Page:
Stereo Photogrammetry ala Jig Lab
Stereo Photogrammetry software has documented beginnings of more than 20 years ago. It is, quite simply, the calculation of a three dimensional object or space through the measurement of differences between two photos.
Cameras sitting a fixed distance apart sharing a view of the same target take a picture simultaneously. A computer processes those images along with calibration images to create 3D models. Here is an example of a capture rig.
^^ One of our capture rigs.
Much like human vision, stereo photogrammetry is fraught with innaccuracy but that's changing quickly.
I am honored to work with a group of visionary (pun intended) researchers who formed a company called Thingamajig Laboratories or Jig Lab. Based out of New Zealand, they have created a highly accurate capture system that works with any two cameras in any fixed relationship.
Here is an example of our technology. The following two subject images were captured simultaneously with a projected calibration pattern.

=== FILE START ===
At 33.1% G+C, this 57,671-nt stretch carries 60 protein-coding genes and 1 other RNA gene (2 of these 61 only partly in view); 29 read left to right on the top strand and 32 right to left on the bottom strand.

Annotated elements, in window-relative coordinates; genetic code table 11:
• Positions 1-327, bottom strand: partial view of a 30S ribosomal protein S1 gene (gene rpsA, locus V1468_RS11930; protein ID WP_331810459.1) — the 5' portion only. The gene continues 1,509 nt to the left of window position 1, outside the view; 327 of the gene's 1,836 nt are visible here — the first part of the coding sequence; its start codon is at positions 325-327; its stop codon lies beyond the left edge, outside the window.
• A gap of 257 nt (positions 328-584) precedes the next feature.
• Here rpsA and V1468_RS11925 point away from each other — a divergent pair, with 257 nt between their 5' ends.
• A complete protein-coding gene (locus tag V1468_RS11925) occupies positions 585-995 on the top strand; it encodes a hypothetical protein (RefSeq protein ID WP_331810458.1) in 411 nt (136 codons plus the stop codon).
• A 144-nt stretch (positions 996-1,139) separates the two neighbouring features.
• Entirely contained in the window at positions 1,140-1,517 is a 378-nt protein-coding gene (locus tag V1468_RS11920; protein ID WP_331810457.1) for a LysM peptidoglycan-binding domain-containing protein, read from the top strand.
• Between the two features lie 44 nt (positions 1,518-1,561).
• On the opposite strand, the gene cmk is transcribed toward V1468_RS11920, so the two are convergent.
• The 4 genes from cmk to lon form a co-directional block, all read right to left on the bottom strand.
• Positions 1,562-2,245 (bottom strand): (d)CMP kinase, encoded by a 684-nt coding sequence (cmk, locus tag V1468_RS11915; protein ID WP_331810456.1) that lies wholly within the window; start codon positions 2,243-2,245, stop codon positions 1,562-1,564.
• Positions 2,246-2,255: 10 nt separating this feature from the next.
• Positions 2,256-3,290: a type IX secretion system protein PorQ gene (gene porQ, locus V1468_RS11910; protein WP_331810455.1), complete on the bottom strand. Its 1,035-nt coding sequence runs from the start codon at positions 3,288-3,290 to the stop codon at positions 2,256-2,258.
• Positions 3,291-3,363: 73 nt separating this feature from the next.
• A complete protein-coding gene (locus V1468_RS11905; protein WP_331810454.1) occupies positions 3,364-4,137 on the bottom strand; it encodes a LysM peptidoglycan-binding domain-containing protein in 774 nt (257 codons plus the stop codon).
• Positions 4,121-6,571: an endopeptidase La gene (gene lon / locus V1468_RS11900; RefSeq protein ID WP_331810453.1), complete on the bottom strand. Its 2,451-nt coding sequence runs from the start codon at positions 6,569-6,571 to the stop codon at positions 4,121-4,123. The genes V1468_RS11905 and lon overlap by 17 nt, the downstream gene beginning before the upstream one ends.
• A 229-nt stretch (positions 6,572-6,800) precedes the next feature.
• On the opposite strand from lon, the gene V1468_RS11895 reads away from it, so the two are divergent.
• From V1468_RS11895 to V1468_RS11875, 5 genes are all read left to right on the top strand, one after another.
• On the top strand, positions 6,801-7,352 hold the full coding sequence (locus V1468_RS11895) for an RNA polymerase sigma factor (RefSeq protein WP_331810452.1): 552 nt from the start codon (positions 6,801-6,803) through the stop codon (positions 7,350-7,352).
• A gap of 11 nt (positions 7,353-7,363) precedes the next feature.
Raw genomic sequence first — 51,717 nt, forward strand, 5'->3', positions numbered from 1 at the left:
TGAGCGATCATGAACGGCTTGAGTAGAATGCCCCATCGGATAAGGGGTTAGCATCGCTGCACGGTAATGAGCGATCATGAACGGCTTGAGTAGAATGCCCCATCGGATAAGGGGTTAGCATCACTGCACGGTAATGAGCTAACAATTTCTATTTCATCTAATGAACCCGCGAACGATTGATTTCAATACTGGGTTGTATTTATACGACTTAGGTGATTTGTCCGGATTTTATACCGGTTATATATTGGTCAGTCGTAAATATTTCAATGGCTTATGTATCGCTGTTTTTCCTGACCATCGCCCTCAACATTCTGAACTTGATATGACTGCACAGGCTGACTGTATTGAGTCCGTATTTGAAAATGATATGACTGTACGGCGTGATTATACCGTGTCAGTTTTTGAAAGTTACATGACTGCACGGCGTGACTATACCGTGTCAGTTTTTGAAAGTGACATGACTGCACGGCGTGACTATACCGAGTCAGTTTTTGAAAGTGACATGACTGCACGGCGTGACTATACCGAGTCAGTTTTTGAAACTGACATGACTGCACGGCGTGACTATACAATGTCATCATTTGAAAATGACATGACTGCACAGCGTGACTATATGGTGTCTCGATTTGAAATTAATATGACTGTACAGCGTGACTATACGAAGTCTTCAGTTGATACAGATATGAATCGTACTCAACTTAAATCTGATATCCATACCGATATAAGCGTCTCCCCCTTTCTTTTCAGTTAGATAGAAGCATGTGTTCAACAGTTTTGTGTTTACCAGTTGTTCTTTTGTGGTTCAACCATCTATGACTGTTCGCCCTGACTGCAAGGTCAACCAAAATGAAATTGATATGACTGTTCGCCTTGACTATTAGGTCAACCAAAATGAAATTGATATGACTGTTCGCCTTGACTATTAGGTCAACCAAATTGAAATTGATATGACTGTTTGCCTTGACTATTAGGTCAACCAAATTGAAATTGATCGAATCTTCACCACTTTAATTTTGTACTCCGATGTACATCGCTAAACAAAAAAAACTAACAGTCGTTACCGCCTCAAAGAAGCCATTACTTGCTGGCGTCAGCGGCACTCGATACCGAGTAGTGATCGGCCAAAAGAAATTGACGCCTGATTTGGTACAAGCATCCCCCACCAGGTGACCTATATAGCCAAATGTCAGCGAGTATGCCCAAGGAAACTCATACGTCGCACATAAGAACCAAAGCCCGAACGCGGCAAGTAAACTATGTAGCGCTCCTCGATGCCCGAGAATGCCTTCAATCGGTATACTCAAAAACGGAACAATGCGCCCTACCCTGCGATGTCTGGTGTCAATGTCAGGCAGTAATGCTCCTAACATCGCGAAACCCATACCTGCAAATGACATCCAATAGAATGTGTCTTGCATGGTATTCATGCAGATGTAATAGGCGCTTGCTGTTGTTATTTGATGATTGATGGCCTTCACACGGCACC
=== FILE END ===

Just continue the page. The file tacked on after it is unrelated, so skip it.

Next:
^^ Left Camera
^^ Right Camera
After processing the model that was generated by the system looks like this.
^^ A screenshot of the resulting model.
Let's look at this model in motion. This video is a peek at the output point cloud model generated by Jig Lab's system.
With some cleanup this model can be used with a 3D printer to print out a bust of the subject. One point to observe is that this model has been generated using only two images. There are many holes and missing sides.
The following potato chip bag was stitched together using Jig Lab's proprietary algorithms with twelve images 6 pairs taken every 60 degrees.
We've got some more work to complete before we go primetime but the work so far has been very exciting and promising.